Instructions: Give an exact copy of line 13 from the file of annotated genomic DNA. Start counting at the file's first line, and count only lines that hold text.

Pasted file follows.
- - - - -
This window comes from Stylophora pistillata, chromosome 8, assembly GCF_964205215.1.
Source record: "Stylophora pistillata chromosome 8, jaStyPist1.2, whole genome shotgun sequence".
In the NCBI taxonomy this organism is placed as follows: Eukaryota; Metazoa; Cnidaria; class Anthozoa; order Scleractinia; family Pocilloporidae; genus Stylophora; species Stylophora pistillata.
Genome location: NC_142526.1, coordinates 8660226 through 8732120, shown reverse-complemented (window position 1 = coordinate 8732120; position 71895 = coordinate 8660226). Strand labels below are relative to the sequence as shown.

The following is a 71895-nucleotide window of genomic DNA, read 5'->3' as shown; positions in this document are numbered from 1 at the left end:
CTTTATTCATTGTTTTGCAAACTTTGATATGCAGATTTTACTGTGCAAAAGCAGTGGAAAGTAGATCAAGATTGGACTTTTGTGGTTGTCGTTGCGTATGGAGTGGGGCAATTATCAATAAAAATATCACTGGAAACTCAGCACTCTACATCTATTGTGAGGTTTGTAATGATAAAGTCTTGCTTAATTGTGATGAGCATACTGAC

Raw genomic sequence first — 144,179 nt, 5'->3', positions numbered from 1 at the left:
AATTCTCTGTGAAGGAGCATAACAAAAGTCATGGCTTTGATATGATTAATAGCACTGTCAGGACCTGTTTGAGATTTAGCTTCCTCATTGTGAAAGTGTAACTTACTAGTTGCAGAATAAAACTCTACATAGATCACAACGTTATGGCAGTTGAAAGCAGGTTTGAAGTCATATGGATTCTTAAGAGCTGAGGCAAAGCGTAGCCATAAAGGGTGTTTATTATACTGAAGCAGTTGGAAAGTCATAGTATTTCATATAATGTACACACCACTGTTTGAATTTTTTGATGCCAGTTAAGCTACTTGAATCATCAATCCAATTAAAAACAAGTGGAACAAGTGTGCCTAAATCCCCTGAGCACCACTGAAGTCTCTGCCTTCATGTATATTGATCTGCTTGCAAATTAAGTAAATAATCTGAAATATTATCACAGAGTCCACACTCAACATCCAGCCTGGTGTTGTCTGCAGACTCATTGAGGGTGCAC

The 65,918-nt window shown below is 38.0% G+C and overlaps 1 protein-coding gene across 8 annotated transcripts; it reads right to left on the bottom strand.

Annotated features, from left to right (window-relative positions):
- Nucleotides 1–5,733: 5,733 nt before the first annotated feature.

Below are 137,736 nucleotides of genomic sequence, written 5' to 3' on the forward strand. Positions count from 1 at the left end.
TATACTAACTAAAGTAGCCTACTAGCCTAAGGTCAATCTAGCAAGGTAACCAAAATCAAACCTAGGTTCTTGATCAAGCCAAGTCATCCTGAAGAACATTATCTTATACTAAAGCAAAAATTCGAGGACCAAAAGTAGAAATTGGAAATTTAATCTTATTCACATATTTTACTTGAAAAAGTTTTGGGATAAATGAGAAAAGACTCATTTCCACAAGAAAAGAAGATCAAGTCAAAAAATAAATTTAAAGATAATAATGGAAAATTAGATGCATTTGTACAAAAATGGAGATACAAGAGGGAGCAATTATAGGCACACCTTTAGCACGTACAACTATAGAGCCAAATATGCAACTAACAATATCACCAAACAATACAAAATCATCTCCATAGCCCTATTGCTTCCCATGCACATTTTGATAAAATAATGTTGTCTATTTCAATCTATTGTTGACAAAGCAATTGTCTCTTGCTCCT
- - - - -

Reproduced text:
TATACTAACTAAAGTAGCCTACTAGCCTAAGGTCAATCTAGCAAGGTAACCAAAATCAAACCTAGGTTCTTGATCAAGCCAAGTCATCCTGAAGAACATTATCTTATACTAAAGCAAAAATTCGAGGACCAAAAGTAGAAATTGGAAATTTAATCTTATTCACATATTTTACTTGAAAAAGTTTTGGGATAAATGAGAAAAGACTCATTTCCACAAGAAAAGAAGATCAAGTCAAAAAATAAATTTAAAGATAATAATGGAAAATTAGATGCATTTGTACAAAAATGGAGATACAAGAGGGAGCAATTATAGGCACACCTTTAGCACGTACAACTATAGAGCCAAATATGCAACTAACAATATCACCAAACAATACAAAATCATCTCCATAGCCCTATTGCTTCCCATGCACATTTTGATAAAATAATGTTGTCTATTTCAATCTATTGTTGACAAAGCAATTGTCTCTTGCTCCT